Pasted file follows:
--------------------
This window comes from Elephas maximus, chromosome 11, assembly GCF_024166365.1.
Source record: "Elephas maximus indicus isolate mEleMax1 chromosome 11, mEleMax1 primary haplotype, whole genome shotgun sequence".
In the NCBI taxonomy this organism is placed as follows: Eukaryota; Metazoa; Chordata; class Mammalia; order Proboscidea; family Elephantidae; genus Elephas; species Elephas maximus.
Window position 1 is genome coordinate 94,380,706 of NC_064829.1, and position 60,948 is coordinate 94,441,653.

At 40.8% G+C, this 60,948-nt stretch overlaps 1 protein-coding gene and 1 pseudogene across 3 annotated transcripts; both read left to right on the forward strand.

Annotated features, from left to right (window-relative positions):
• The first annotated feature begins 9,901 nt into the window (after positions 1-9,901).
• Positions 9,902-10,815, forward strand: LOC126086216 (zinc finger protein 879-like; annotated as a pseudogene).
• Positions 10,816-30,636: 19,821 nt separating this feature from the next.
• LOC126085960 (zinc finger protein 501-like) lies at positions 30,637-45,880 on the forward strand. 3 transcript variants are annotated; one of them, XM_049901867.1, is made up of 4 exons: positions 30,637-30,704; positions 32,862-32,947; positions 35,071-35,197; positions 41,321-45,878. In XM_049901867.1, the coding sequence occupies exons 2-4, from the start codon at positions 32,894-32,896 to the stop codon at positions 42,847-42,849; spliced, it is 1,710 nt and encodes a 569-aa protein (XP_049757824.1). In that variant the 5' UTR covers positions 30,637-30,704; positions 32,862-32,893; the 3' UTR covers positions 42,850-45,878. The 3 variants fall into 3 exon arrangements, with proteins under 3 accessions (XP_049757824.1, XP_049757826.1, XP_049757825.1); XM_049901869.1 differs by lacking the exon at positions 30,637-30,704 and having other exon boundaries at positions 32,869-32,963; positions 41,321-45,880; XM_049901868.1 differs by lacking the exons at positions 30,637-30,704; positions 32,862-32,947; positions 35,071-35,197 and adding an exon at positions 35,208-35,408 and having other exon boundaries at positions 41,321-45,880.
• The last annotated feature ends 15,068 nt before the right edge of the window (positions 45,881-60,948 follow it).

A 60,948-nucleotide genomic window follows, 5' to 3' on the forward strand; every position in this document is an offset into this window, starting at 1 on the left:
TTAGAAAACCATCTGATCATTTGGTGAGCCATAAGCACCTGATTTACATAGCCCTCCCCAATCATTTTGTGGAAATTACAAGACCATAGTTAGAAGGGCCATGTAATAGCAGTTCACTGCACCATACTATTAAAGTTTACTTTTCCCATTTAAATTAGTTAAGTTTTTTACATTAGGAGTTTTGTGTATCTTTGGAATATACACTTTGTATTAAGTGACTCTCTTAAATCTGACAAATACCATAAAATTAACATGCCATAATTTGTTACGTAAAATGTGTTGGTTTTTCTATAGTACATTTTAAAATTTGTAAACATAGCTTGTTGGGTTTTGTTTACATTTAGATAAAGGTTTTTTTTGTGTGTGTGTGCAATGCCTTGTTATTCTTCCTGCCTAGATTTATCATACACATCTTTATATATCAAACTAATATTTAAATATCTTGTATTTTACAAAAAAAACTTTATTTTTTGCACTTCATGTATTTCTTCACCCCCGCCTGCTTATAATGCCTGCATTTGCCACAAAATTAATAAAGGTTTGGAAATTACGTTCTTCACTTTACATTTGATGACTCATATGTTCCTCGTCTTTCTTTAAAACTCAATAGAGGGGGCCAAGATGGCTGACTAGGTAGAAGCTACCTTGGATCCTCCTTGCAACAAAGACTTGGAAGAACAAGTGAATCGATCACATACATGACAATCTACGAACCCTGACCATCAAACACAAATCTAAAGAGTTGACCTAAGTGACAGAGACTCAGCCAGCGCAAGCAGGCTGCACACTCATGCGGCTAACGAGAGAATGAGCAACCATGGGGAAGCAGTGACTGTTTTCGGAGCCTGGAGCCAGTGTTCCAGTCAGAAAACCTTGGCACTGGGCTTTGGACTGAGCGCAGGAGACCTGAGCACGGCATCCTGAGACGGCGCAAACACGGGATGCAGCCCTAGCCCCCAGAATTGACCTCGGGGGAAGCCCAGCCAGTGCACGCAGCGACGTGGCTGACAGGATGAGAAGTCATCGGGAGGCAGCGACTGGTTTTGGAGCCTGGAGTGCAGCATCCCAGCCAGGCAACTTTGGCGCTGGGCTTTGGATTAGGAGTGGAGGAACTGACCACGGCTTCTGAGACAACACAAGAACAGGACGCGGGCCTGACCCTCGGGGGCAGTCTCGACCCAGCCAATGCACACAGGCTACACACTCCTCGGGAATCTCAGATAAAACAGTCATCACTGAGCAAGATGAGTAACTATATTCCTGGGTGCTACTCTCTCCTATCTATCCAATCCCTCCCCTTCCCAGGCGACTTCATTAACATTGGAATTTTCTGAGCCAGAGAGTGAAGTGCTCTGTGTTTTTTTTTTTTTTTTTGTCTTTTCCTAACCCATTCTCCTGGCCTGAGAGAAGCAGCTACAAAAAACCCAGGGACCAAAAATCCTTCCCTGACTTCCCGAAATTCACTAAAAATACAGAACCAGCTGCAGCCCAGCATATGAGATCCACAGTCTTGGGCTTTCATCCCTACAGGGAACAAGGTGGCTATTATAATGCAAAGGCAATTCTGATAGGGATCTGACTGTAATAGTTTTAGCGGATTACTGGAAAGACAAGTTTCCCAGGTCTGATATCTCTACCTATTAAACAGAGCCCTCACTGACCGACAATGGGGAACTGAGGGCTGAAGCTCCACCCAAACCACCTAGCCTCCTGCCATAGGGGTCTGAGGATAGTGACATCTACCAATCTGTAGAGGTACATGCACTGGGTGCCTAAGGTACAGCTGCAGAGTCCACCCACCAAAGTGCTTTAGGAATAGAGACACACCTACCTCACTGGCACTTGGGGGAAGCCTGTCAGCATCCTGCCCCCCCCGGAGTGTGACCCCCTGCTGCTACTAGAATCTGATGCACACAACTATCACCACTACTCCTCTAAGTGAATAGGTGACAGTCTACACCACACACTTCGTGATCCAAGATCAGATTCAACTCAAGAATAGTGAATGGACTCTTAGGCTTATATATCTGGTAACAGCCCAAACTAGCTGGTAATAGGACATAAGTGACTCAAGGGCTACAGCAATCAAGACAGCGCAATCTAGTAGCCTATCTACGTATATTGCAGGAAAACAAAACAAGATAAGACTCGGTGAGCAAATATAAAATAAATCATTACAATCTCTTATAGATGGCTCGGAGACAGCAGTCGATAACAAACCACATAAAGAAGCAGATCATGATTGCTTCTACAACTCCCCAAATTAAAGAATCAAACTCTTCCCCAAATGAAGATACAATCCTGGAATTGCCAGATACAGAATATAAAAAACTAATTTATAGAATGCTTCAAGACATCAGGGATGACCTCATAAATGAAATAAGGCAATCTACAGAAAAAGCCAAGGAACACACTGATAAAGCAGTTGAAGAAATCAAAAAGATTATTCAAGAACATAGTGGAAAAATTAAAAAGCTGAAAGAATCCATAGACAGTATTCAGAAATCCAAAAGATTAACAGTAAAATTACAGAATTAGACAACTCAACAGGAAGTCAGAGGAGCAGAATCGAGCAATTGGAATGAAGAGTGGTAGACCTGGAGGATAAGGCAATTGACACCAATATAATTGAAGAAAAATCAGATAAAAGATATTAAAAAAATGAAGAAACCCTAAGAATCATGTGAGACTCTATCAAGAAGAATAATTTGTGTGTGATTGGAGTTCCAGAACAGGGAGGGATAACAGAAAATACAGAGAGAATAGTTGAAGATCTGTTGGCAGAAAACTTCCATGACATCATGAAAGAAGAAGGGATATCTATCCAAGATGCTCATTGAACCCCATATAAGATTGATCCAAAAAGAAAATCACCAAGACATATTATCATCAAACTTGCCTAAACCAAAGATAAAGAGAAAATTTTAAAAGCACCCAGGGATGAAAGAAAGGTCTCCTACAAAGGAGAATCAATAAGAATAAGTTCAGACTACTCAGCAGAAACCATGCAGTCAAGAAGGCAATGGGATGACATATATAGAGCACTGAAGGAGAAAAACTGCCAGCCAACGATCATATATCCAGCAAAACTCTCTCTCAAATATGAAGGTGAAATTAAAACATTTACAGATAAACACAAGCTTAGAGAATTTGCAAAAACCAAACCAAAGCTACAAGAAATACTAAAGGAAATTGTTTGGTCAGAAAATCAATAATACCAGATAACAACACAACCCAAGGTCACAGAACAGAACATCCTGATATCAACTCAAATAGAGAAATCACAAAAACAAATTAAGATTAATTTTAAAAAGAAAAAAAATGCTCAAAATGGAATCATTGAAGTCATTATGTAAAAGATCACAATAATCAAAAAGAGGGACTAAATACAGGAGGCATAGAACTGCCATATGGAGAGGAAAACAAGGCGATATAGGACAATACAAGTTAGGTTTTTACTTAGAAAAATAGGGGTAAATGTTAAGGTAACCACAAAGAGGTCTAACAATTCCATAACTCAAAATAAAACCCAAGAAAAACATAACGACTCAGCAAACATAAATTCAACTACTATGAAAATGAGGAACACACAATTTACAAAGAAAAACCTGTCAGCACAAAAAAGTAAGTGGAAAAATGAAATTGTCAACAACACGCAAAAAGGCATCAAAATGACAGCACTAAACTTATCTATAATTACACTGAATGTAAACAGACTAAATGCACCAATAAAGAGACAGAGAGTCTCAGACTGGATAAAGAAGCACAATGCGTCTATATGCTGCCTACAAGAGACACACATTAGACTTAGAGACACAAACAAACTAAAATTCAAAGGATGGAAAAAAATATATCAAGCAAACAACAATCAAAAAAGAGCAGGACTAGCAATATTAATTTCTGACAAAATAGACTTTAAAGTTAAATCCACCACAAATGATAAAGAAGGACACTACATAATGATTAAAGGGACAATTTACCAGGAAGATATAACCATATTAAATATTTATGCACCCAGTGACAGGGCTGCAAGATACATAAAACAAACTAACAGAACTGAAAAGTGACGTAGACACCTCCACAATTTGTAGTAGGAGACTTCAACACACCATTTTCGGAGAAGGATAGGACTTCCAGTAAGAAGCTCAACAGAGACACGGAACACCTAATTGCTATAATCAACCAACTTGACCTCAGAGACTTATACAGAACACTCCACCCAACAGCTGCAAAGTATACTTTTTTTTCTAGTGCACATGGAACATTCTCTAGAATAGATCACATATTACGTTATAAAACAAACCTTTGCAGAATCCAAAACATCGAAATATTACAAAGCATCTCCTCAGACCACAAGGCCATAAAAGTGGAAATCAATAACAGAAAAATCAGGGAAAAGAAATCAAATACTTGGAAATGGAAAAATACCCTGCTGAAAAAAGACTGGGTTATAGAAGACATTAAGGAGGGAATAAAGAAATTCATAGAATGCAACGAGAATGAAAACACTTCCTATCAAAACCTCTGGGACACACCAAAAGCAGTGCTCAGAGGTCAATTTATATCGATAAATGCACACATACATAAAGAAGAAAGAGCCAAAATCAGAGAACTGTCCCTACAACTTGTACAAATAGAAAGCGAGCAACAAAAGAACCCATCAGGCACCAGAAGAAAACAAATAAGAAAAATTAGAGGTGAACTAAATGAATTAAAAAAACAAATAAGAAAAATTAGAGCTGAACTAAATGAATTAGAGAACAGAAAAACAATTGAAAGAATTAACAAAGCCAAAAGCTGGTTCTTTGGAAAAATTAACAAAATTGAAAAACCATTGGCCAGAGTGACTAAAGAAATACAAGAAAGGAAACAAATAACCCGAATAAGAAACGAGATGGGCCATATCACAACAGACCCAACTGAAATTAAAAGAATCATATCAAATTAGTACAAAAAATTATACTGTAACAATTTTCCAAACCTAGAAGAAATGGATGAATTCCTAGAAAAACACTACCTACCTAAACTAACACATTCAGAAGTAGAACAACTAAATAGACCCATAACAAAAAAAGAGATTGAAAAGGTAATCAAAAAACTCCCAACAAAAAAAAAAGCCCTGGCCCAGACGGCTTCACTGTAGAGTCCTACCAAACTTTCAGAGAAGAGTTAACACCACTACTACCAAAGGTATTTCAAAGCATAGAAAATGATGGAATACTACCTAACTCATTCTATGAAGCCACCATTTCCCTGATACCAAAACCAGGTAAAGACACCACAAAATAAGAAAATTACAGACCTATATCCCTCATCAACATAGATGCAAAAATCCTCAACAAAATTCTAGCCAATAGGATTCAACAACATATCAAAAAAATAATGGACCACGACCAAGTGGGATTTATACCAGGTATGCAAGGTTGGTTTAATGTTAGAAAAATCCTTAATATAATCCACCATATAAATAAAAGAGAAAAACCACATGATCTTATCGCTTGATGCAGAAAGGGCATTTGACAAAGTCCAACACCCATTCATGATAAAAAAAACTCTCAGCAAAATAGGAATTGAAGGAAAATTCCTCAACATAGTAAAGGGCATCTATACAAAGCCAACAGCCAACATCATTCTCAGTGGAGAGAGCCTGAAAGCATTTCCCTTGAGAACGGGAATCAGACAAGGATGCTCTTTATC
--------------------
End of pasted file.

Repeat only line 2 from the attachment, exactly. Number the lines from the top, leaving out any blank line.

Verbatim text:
Source record: "Elephas maximus indicus isolate mEleMax1 chromosome 11, mEleMax1 primary haplotype, whole genome shotgun sequence".